Over time the Yao migrated southward and reached Vietnam perhaps by the 11th century. Their relations with China have been marked by conflict. Between 1910 and 1950 approximately 20,000 Yao escaped the turmoil in southern China, particularly during World War II, by emigrating to Thailand.
Yao Language and Religion
The Yao speak a Sino-Tibetan language similar to Miao. There are several Yao dialects that are different enough that the members of one dialect group can not always tell what members of other dialect groups are saying. Many Yao speak Zhuang, Dong or Chinese instead of Yao. The Yao have no written language. They say their reliance on oral tradition was the result of a great famine which forced their ancestors to boil and eat all of their books to survive. The written language they use today is similar to Chinese and was created with Chinese help.
Traditionally, the Yao have been animists, shamanists and ancestor worshipers whose beliefs have been shaped somewhat by Chinese religions, namely Taoism and Buddhism, and, in the case of some groups, Christianity. Th Yao believed in pantheon of spirits of deities. Particular attention is focused on evil spirits and ghosts to make sure they don’t cause trouble.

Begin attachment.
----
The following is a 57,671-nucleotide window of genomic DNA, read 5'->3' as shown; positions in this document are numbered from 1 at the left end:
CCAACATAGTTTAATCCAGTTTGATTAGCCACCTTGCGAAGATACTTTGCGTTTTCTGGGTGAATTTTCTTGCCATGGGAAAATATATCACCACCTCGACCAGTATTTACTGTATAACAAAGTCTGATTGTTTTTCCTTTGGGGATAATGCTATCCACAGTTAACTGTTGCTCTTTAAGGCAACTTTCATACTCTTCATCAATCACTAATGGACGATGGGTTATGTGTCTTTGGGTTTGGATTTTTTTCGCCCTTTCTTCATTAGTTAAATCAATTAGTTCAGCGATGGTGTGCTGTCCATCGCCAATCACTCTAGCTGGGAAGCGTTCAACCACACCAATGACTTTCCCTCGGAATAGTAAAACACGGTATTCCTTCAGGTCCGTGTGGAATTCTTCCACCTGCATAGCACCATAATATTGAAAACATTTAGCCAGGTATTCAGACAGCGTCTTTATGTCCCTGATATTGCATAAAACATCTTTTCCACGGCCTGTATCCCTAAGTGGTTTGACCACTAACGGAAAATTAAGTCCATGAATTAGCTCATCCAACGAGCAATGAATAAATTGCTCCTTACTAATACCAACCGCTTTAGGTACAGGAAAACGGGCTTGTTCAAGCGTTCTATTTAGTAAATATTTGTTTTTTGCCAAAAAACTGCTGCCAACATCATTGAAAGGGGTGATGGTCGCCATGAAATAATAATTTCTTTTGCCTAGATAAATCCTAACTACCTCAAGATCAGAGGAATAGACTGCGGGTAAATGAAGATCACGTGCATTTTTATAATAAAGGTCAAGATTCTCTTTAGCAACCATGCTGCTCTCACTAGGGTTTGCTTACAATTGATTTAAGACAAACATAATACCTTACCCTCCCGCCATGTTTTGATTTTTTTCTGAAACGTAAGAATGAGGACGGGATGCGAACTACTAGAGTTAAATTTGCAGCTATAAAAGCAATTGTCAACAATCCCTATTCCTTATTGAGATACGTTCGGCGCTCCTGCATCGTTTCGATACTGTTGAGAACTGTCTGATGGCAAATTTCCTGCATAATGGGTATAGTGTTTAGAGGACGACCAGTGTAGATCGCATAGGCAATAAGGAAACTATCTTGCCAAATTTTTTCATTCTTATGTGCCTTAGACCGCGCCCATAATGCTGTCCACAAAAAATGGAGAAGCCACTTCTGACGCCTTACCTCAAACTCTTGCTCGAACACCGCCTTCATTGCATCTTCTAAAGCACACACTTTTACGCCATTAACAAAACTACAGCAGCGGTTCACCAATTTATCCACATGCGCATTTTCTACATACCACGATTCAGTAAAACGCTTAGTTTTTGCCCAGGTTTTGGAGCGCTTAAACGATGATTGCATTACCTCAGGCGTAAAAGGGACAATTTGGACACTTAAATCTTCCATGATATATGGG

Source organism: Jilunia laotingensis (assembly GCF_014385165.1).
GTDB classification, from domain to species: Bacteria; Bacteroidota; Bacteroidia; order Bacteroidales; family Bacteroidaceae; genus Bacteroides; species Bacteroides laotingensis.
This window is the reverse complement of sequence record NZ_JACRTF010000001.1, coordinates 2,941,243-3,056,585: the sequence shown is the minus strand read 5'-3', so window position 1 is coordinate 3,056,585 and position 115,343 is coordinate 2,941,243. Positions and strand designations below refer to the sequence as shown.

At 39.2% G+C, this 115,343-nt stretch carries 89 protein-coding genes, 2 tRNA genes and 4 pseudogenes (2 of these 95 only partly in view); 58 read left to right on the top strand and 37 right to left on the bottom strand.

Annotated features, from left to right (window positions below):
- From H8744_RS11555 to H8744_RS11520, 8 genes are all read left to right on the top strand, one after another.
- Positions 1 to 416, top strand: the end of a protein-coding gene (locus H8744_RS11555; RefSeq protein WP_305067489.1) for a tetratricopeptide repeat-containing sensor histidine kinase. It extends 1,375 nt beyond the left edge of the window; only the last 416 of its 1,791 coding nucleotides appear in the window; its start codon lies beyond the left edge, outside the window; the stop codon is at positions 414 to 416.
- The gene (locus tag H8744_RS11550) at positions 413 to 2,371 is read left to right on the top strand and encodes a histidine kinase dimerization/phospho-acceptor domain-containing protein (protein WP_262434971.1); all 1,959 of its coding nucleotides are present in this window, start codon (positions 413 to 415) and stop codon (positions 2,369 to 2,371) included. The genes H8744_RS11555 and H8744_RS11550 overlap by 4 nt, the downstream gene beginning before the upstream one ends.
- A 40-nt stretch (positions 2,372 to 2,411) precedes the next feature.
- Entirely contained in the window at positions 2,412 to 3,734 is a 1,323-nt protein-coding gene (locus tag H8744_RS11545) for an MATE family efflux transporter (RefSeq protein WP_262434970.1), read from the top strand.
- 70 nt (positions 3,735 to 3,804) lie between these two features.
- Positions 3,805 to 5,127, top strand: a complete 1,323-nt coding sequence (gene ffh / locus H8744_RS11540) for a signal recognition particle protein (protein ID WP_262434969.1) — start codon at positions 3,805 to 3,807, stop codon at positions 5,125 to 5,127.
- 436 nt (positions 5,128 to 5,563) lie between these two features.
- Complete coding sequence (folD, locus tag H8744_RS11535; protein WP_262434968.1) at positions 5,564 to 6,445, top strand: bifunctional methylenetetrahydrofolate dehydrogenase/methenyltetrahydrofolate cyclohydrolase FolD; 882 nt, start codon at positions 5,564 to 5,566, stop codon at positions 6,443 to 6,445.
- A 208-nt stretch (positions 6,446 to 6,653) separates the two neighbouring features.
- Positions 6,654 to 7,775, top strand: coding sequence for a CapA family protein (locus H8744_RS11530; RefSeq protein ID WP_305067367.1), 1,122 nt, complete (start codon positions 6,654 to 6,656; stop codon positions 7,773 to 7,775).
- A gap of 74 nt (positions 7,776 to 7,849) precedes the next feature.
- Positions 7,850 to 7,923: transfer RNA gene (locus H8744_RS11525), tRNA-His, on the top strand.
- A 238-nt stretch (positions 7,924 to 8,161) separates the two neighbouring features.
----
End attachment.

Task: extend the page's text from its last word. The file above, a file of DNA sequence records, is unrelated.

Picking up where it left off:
The primary religious practitioners are shaman-priest-exorcists. They preside over divinations with chicken bones and bamboo sticks and pick up their knowledge of spells ad incantations from books written with Chinese characters. Most boys are given some training in these matters. Those that show particular skill are selected to become shaman-priest-exorcists, who preside over exorcisms and healing ceremonies.
Nushu, a written script created in southwestern Hunan Province, is perhaps the only written language in the world created just for women. A delicate, graceful script, it was created to help women communicate at a time when they were not allowed to learn to write and has been kept alive handed down from mother to daughter. Nushu is a written form of the local Cheng Guan Tuhua dialect and is associated with the Yao people. It looks like Chinese in many ways but is different in that many characters represent only sounds, as is the case with Roman letters, and not ideas like Chinese ideograms. Nushu is often written on silk screens.
Homa Khaleel wrote in The Guardian, “After having their feet bound at around the age of seven, girls in Jiangyong County in Hunan province would live indoor---first in the "women's chamber" of their own homes, and later in the homes of their husband's family. To ease their isolation and offer support in their pain, girls from the same village were brought together as "sworn sisters" until their weddings. But a more serious relationship, almost akin to marriage and expected to last for life, could be arranged between two girls by a matchmaker, with a formal contract, if the pair shared enough of the same "characters" (being born on the same day, for example). In See's book she writes: "A laotong relationship is made by choice for the purpose of emotional companionship and eternal fidelity. A marriage is not made by choice and has only one purpose — to have sons." [Source: Homa Khaleel, The Guardian, November 3, 2011]